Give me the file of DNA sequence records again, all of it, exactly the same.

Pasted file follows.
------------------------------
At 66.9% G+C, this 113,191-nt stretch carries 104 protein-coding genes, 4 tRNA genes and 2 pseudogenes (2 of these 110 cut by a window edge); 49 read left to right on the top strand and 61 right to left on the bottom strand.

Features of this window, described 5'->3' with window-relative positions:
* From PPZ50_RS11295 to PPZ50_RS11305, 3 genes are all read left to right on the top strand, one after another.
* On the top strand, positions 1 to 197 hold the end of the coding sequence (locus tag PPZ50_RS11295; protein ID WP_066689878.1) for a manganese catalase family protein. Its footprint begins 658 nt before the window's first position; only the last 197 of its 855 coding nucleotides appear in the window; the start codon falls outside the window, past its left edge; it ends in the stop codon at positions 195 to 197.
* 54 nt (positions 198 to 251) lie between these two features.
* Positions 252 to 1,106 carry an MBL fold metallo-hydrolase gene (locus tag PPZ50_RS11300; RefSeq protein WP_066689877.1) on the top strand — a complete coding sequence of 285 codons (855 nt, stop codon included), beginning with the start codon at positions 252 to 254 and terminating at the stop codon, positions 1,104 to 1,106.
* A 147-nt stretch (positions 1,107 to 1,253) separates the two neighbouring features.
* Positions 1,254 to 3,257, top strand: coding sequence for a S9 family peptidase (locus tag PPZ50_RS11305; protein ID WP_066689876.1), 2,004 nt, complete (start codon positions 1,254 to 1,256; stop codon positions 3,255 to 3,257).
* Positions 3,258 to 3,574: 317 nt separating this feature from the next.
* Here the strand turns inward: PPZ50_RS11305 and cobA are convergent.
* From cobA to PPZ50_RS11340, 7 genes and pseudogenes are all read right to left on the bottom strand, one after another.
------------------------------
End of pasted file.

At 66.9% G+C, this 113,191-nt stretch carries 104 protein-coding genes, 4 tRNA genes and 2 pseudogenes (2 of these 110 cut by a window edge); 49 read left to right on the top strand and 61 right to left on the bottom strand.

Features of this window, described 5'->3' with window-relative positions:
* From PPZ50_RS11295 to PPZ50_RS11305, 3 genes are all read left to right on the top strand, one after another.
* On the top strand, positions 1 to 197 hold the end of the coding sequence (locus tag PPZ50_RS11295; protein ID WP_066689878.1) for a manganese catalase family protein. Its footprint begins 658 nt before the window's first position; only the last 197 of its 855 coding nucleotides appear in the window; the start codon falls outside the window, past its left edge; it ends in the stop codon at positions 195 to 197.
* 54 nt (positions 198 to 251) lie between these two features.
* Positions 252 to 1,106 carry an MBL fold metallo-hydrolase gene (locus tag PPZ50_RS11300; RefSeq protein WP_066689877.1) on the top strand — a complete coding sequence of 285 codons (855 nt, stop codon included), beginning with the start codon at positions 252 to 254 and terminating at the stop codon, positions 1,104 to 1,106.
* A 147-nt stretch (positions 1,107 to 1,253) separates the two neighbouring features.
* Positions 1,254 to 3,257, top strand: coding sequence for a S9 family peptidase (locus tag PPZ50_RS11305; protein ID WP_066689876.1), 2,004 nt, complete (start codon positions 1,254 to 1,256; stop codon positions 3,255 to 3,257).
* Positions 3,258 to 3,574: 317 nt separating this feature from the next.
* Here the strand turns inward: PPZ50_RS11305 and cobA are convergent.
* From cobA to PPZ50_RS11340, 7 genes and pseudogenes are all read right to left on the bottom strand, one after another.